What Happens When A Photographer Takes The Same Photo From A

Famous photos from different angles

Famous Buildings / May 21, 2017

migrant motherA picture might be worth a thousand words, but not every picture tells the whole story. Find out the fascinating details behind some of the world’s most iconic images, from the flag-raising on Iwo Jima to Albert Einstein sticking out his tongue at a photographer to the day Elvis Presley met Richard Nixon at the White House.

“Migrant Mother, ” 1936, California

Credit: Dorothea Lange

In 1936, photographer Dorothea Lange shot this image of a destitute woman, 32-year-old Florence Owens, with an infant and two other of her seven children at a pea-pickers camp in Nipomo, California. Lange took the photo, which came to be called “Migrant Mother, ” for a project commissioned by the New Deal’s Federal Resettlement Administration (later part of the Farm Security Administration) to document the plight of migrant agricultural workers. Her image of Owens soon was published in newspapers, prompting the government to deliver food aid to the Nipomo camp, where several thousand people were hungry and living in squalid conditions; however, by that point Owens and her family had moved on.

Lange’s photo became a defining image of the Great Depression, but the migrant mother’s identity remained a mystery to the public for decades because Lange hadn’t asked her name. In the late 1970s, a reporter tracked down Owens (whose last name was then Thompson), at her Modesto, California, home. Thompson was critical of Lange, who died in 1965, stating she felt exploited by the photo and wished it hadn’t been taken and also expressing regret she hadn’t made any money from it. Thompson died at age 80 in 1983. In 1998, a print of the image, signed by Lange, sold for 4, 500 at auction.

vj day“Raising the Flag on Iwo Jima, ” 1945, Mt. Suribachi

Credit: Joe Rosenthal

On February 23, 1945, Associated Press photographer Joe Rosenthal shot this photo of five Marines and one Navy corpsman raising a U.S. flag on Mt. Suribachi, the highest point on the Japanese island of Iwo Jima. The battle, one of the bloodiest in Marine Corps history, began on February 19, 1945, when the Americans invaded the heavily fortified island; four days later, they seized it and planted a small flag atop Mt. Suribachi. However, later that same day, the flag was ordered replaced with a much larger one that could be seen by troops across the island and on ships offshore. Rosenthal’s photo shows this second raising of the Stars and Stripes. The combat photographer subsequently was accused of staging the dramatic picture, but he denied the charge and eyewitnesses backed him up. The widely reproduced photo became a powerful patriotic symbol and went on to win a Pulitzer Prize and serve as the model for the Marine Corps War Memorial near Arlington National Cemetery.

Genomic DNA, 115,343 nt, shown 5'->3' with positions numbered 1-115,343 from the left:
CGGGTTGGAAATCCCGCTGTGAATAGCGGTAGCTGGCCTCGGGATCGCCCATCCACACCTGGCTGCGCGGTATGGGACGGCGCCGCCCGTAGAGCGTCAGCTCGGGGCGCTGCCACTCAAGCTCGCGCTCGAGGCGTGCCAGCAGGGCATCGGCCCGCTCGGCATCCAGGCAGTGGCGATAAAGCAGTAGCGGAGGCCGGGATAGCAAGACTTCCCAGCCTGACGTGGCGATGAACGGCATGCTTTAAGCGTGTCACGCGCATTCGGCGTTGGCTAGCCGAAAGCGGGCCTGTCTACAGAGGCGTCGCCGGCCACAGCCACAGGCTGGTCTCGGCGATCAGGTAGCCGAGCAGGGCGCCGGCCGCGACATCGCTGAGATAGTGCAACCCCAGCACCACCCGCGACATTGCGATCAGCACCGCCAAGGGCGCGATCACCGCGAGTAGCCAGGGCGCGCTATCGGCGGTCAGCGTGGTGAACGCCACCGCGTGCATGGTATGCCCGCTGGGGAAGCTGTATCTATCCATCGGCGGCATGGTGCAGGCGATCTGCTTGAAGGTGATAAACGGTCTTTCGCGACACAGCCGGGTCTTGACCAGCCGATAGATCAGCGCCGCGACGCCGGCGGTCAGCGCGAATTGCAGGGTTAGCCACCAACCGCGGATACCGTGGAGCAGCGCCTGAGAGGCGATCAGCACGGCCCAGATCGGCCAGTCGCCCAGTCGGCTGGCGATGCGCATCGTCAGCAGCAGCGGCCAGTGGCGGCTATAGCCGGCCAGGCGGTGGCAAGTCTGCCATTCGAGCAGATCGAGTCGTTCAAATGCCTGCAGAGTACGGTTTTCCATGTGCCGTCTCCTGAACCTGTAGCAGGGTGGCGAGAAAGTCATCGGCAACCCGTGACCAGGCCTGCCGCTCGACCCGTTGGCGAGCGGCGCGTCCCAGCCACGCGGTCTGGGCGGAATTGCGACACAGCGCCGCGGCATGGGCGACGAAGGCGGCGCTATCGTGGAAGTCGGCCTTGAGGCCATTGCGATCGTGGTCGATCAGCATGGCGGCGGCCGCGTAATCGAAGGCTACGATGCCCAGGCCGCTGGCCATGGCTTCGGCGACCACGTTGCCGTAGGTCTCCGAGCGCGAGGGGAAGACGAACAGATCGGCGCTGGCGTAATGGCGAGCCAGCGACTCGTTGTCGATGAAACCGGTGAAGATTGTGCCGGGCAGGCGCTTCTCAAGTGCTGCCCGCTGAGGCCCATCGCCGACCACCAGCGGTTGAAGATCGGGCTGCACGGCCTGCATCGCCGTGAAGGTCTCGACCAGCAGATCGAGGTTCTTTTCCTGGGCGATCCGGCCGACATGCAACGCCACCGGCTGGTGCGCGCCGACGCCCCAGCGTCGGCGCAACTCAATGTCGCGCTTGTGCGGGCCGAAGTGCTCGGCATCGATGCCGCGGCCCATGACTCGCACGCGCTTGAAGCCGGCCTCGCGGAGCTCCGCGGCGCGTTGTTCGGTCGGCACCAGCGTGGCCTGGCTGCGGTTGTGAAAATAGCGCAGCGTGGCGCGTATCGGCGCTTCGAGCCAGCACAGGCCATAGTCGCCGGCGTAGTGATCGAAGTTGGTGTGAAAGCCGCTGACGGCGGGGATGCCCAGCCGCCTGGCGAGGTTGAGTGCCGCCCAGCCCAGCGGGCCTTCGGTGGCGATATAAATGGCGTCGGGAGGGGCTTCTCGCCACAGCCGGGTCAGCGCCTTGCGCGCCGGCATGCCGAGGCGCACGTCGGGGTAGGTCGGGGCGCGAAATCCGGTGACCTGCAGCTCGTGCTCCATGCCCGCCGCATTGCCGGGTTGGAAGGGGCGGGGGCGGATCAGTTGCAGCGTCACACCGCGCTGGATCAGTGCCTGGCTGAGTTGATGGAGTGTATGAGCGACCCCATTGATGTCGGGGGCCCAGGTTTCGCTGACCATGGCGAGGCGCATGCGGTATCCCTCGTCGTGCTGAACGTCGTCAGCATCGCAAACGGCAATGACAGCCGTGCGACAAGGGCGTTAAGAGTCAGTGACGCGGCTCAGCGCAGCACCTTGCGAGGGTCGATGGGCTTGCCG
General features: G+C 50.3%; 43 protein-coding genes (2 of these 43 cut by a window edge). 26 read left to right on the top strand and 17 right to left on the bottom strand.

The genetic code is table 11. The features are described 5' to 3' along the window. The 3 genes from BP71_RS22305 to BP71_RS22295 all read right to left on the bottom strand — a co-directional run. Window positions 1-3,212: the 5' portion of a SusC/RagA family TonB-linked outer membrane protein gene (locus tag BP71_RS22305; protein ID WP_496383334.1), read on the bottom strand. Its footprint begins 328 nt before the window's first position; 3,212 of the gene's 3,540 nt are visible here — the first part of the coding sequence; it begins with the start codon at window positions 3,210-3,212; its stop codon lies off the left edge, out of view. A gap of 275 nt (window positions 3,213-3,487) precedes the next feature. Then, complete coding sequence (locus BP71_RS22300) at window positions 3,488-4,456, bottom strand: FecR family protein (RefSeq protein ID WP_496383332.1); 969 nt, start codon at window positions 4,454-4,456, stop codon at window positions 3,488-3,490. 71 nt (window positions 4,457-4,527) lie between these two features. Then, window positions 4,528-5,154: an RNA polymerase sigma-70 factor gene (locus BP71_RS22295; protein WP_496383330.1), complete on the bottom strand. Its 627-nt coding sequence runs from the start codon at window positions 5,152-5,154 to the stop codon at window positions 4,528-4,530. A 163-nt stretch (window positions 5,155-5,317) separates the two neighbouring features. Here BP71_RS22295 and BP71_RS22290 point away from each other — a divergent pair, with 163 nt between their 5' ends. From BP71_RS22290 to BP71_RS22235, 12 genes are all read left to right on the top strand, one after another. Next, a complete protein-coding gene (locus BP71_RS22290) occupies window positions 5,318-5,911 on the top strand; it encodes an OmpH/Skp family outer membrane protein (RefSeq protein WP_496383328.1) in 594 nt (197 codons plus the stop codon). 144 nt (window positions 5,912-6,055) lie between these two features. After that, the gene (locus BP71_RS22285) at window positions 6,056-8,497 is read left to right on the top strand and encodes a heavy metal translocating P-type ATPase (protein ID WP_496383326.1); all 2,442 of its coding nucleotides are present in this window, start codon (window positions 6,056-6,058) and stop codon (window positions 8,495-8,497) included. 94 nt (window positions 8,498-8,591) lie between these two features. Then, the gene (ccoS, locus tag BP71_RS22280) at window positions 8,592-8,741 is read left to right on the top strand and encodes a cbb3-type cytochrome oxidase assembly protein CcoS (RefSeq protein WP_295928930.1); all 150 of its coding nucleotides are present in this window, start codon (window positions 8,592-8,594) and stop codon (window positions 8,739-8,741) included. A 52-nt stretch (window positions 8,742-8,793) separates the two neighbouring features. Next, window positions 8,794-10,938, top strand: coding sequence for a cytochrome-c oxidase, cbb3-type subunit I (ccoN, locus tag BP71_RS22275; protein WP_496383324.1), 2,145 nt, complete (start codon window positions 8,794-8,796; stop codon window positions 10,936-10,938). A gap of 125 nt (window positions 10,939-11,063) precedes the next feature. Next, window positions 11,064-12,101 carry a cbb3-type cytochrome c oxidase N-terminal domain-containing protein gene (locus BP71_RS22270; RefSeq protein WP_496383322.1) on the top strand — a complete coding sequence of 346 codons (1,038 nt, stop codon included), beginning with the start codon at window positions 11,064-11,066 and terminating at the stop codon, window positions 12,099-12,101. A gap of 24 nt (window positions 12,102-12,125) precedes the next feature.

Three of the Marines in the photo were killed in action on Iwo Jima (the battle didn’t officially end until March 26, 1945), while the three surviving flag-raisers were sent back to the U.S., where they were treated as heroes and appeared at rallies across the country to promote the sale of war bonds.

V-J Day celebration, 1945, New York City

Alfred Eisenstaedt's photo on display (Credit: GABRIEL BOUYS/AFP/Getty Images)

Famed photographer Alfred Eisenstaedt snapped this image of a sailor planting a celebratory kiss on a white-clad woman in the middle of New York City’s Times Square on August 14, 1945, when it was announced Japan had surrendered to the Allies, effectively ending World War II and his photo was published in “Life” magazine on August 27. Navy lens man Victor Jorgensen also happened to get a shot of the impromptu kiss, from a different (and less famous) angle. Neither photographer got a chance to ask the smooching pair their names (as Eisenstaedt later said of that day: “There were thousands of people milling around…everybody was kissing each other”), and in the years that followed, a number of men and several women came forward to claim they were the ones in the photos, which became symbolic of the excitement felt at the end of the war. A 2012 book, “The Kissing Sailor, ” identified the couple as sailor George Mendonsa and Greta Zimmer, a dental assistant who didn’t know Mendonsa at the time of his spontaneous smooch. However, other people have made credible claims that they were the lip-locked couple, and to date, the pair’s identity never has been definitively proven.

Albert Einstein, 1951, New Jersey

Credit: Arthur Sasse/AFP/Getty Images

Source: www.history.com